What if the news is not worse than he imagined and he is totally okay with it, in fact so okay with it, that he completely doesn’t understand the severity of my condition? (This has happened to me before. Afterall, I really have my shit together. If you don’t know me well, you might be lulled into a false sense of security in my sanity.)


Now, all those what ifs cover only one facet of my nervousness. The big what if questions multiply and branch out all over the place, like a giant tree of fucked-up-ness. For example, in addition to being anxious about revealing my disorder, I’m also incredibly nervous about my appearance.


One particular antidepressant I took for many years, Abilify, did some major damage in weight gain. Weight gain is its most common side effect, in fact. When I started taking Abilify, the shitty-ness of weight gain was dwarfed by the hope that this drug would help stop me from being suicidal. It did help. A lot. But it also helped me gain weight. Now, to be fair, I haven’t always had the best eating habits, and until recently I haven’t gotten regular exercise, but my doctor believes that the major cause of my weight gain was the Abilify. Eventually, I got to a point where my doctor felt it was safe to switch Abilify out for a different drug to keep my weight gain from getting worse.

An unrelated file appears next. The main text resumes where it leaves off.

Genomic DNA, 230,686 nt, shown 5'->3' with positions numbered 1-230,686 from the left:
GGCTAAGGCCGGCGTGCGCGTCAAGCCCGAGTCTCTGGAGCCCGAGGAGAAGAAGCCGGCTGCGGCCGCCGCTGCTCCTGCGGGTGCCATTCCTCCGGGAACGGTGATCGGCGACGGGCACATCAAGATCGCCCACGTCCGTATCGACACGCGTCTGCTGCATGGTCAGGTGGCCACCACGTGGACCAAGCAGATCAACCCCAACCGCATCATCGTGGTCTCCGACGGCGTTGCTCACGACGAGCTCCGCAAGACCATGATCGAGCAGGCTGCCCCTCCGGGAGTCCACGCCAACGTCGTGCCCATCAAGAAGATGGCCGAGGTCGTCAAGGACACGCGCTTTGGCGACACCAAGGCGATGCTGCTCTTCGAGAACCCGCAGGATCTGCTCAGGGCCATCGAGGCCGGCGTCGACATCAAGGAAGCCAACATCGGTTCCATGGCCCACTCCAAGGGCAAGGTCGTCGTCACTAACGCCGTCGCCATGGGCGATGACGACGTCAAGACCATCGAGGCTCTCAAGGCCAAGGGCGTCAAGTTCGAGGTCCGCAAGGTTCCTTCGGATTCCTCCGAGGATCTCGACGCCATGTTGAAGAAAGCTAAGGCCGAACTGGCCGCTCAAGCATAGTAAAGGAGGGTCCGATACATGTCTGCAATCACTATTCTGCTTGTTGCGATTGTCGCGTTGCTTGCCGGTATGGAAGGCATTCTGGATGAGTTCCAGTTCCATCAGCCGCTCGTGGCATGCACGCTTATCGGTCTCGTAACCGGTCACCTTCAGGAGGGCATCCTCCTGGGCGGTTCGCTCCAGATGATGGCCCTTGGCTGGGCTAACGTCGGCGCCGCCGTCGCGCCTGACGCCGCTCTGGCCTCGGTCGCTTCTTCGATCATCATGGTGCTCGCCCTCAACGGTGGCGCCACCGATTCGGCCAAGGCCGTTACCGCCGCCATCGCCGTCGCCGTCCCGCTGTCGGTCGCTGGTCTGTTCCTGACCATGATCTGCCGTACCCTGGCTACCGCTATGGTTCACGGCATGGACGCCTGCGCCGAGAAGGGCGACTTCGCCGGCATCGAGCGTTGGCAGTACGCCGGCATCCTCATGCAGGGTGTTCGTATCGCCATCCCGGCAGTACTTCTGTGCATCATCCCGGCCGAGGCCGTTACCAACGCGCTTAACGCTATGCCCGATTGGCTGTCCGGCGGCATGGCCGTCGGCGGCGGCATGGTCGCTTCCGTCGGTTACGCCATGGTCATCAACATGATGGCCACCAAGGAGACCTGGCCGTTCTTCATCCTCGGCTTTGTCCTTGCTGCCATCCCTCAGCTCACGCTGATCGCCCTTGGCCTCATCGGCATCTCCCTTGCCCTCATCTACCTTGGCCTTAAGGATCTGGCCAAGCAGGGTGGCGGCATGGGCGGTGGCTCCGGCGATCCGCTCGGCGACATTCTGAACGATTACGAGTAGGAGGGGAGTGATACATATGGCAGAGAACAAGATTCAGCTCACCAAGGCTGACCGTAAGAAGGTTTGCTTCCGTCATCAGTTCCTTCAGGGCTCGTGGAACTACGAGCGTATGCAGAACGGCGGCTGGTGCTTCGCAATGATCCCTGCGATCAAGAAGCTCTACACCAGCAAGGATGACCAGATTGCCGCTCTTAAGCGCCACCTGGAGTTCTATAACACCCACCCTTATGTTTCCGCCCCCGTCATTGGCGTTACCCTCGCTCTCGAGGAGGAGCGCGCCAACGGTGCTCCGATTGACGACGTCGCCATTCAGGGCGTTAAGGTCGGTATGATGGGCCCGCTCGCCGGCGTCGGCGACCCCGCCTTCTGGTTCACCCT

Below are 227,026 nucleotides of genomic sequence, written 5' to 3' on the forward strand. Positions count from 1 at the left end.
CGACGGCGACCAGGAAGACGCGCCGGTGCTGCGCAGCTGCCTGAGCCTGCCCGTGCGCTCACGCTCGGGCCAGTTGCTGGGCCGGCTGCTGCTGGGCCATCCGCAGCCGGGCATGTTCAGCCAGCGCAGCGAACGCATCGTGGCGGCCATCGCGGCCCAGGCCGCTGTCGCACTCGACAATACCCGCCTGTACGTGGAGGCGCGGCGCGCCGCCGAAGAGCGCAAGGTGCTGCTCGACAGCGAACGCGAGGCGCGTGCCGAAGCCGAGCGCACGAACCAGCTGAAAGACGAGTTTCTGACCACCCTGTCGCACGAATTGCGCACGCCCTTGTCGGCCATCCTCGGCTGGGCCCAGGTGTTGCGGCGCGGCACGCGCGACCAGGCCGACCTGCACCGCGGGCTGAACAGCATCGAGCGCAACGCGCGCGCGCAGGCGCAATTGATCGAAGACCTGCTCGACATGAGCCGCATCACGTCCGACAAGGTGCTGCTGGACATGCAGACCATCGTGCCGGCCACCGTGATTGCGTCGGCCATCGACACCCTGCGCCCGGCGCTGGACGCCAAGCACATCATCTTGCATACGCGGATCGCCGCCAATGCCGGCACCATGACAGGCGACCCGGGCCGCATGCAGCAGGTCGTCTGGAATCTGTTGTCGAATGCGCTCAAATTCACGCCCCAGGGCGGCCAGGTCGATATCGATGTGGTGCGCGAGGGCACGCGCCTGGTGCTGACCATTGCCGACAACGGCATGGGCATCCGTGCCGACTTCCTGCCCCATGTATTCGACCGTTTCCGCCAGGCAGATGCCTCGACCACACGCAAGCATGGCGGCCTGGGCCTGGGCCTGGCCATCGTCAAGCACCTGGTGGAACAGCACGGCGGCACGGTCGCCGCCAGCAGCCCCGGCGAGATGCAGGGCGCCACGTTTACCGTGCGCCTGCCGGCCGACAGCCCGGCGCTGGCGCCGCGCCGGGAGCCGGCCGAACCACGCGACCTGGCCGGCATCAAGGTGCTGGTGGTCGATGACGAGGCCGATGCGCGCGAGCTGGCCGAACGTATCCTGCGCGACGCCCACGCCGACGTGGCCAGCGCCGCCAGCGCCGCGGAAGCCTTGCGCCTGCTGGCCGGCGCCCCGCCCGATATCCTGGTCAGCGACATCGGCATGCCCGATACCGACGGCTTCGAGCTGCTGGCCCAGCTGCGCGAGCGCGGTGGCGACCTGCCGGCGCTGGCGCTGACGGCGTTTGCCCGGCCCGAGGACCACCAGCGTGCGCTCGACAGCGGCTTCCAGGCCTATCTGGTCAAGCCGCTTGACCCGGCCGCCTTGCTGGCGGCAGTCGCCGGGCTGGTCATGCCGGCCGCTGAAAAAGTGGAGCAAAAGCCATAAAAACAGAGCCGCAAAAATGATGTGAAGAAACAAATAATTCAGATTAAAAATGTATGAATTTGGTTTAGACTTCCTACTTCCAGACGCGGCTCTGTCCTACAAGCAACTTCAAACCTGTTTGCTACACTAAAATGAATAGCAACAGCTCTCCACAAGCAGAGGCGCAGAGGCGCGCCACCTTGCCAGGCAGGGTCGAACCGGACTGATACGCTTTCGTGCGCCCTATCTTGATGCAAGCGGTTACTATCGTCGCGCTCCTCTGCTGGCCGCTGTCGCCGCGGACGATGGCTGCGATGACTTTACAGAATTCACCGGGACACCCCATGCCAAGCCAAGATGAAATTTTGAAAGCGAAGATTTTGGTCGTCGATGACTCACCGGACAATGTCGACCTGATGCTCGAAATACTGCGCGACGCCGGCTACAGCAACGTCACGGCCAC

I’m going to go out on a limb here and admit something embarrassing in the hopes that this might help/inspire someone somewhere someday: at my highest I weighed 192 pounds. I was almost 200 pounds! Holy shit! Keep in mind that at my heaviest in college I was under 140.


After the Abilify was out of my system completely, I lost some weight, and then when I started dieting and doing Cto5K I lost some more. Right now I’m between 168 and 172. So big improvement, but I’m still overweight and very self-conscious about my body. I’m afraid my lack of self-confidence will come across on a date and that can’t be sexy.


Having bipolar disorder drastically changed my identity and enforced many limitations on me. In college, right after I got sick, I was constantly butting my head against those limitations because I couldn’t accept that my life would be forever different. I tried to keep doing the things I was doing before I got sick and kept dropping the ball and failing miserably. And that completely shot my self-esteem. I have made great strides since then in regaining some confidence in my capabilities, but I am not quite the confident, forward, driven, proud person I used to be.